Substance Worth Singing About

Christmastime comes with its own soundtrack.  Take a song, give it some sleigh bells and you’ve got a Christmas tune.  Add in a crackling yule log and some spiced cider and you have the right sort of sentiment.  

But substance trumps sentiment, which is why the Incarnation is a big deal.  

At Christmas we celebrate the actual, literal, substantive advent of Jesus.  We are not aiming for a certain sentiment unless is accompanies that substance.  The Christmas “spirit” is sentiment that is devoid of any substantive meaning if not for the actual, flesh-and-blood appearing of Jesus.

This is why secular Christmas celebrations don’t make sense.  Who cares about presents and sleigh bells and Christmas lights and warm fuzzies as ends in themselves? Not me! Feelings deceive.  But if those things accompany something of substance, that’s different. 

Presents remind us of the gift that God gave at Christmas.  We give in imitation of our giving God.

Sleigh bells alert us of good things coming our way.  Actual good things, not empty sentiments.  

Christmas lights are an echo the Light of the World coming at Christmas.  

We could go on, but signs are great, so long as they point to something real.  Signs that direct you to nowhere are unhelpful.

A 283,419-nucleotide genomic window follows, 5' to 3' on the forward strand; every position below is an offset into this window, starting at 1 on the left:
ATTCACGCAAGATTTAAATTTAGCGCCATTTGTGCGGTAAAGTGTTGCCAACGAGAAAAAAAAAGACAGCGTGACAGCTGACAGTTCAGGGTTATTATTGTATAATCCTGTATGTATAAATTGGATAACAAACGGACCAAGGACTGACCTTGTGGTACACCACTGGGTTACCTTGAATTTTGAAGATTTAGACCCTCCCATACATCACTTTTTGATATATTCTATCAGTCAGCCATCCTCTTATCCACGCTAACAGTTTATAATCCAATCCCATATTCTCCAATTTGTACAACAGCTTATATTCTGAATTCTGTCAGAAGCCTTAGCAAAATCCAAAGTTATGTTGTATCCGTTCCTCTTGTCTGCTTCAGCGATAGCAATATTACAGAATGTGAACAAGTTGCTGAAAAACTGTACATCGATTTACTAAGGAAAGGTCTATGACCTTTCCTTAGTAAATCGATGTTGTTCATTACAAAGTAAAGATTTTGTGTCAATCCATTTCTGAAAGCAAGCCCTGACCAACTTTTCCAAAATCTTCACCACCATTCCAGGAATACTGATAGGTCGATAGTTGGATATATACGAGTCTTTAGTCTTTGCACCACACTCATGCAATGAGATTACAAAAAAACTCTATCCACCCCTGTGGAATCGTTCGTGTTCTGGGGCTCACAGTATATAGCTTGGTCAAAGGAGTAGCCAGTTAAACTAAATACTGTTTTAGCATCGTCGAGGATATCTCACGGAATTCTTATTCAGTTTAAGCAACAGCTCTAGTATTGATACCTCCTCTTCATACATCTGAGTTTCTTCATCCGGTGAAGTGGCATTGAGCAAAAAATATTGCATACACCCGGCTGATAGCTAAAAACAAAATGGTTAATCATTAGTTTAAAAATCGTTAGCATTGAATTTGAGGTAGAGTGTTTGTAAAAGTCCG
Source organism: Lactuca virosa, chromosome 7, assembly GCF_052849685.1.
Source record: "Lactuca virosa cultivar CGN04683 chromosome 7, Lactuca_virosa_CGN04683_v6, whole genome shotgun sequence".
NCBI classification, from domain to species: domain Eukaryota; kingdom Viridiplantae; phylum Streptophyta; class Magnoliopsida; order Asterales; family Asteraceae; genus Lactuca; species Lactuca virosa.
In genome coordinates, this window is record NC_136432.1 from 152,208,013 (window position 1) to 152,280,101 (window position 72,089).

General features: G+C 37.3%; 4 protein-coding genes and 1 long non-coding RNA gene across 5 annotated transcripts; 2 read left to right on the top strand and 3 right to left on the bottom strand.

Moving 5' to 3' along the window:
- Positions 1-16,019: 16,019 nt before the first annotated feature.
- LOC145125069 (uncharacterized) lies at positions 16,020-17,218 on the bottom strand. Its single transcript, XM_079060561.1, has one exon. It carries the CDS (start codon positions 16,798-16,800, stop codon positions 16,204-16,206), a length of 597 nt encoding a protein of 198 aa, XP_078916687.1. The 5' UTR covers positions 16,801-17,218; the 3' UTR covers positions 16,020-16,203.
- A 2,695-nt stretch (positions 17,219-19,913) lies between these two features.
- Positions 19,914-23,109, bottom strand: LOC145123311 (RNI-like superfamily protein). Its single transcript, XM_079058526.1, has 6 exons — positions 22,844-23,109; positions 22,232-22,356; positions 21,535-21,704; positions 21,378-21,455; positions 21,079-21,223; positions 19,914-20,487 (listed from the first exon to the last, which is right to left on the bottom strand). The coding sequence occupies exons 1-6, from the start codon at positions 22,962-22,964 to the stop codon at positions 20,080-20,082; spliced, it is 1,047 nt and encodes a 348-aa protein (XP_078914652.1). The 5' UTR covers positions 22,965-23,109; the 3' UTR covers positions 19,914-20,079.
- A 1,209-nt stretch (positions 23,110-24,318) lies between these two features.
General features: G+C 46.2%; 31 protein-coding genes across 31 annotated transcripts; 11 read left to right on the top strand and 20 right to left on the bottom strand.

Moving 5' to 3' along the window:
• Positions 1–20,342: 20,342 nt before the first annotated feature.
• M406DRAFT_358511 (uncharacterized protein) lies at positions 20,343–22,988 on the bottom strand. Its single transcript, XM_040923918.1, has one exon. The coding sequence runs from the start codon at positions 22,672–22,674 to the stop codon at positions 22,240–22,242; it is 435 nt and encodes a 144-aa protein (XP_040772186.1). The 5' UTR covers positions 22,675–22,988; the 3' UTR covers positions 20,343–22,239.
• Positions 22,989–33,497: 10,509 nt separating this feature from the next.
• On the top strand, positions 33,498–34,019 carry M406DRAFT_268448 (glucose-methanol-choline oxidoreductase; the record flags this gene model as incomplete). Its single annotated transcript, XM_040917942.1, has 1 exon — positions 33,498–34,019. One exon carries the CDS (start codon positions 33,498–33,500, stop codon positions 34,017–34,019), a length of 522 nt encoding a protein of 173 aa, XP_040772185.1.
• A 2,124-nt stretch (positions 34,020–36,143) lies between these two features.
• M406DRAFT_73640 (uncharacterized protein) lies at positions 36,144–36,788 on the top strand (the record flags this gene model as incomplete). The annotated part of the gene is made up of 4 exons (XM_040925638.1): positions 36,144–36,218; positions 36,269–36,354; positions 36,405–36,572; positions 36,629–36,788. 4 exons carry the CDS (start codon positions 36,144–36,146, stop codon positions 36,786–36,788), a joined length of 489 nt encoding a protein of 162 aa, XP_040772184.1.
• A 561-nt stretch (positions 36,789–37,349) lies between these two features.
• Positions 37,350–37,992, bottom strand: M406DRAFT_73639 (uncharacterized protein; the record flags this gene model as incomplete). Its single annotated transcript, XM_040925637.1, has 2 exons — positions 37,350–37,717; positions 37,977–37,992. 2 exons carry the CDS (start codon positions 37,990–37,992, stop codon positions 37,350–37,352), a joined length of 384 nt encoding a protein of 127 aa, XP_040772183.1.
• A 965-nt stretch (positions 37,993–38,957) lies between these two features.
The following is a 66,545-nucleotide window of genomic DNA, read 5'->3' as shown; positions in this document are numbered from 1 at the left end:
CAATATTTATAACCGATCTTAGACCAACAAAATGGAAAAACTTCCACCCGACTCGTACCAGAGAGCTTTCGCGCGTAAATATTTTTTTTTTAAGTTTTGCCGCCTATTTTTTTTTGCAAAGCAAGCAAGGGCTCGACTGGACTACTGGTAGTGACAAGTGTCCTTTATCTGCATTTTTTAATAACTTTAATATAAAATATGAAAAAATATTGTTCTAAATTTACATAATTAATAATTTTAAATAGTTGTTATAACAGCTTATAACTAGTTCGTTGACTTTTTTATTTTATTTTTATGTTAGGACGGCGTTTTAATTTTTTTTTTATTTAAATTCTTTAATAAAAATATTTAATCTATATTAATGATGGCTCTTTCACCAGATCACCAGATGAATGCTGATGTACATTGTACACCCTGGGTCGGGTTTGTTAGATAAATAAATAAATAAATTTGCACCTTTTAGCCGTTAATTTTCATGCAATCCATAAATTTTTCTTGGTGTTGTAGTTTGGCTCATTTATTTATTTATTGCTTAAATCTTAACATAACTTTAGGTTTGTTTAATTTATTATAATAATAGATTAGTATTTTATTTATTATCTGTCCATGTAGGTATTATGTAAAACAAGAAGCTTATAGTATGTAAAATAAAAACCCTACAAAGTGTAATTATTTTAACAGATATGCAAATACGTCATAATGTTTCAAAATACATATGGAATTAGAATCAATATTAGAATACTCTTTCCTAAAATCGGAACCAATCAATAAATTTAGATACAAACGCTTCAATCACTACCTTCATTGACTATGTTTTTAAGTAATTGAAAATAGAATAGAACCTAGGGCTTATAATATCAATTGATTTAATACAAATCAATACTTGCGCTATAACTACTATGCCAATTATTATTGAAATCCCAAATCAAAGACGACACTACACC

The world was turned on its head when God became man.  Platonists were offended when the Logos took on corruptible flesh.  No man would have come up with this idea.  It was staggering, and it is glorious.  

My encouragement to you this Christmastime is this: be amazed.  

Be amazed by the mind-blowing reality that God would lower Himself to serve His creatures, enabling their eternal fellowship with Him.  

Be amazed that Jesus held together His own physical substance…and still does.  

Be amazed at the glories of the Incarnation, then sing about them: 

God of God, Light of Light,
Lo! he abhors not the Virgin’s womb;
Very God, Begotten not created.

O come, let us adore Him,
O come, let us adore Him,
O come, let us adore Him,
Christ the Lord.

At Christmas, we reject materialism while embracing the real.  The Incarnation is worth celebrating and singing about.  

Merry Christmas!

U.H.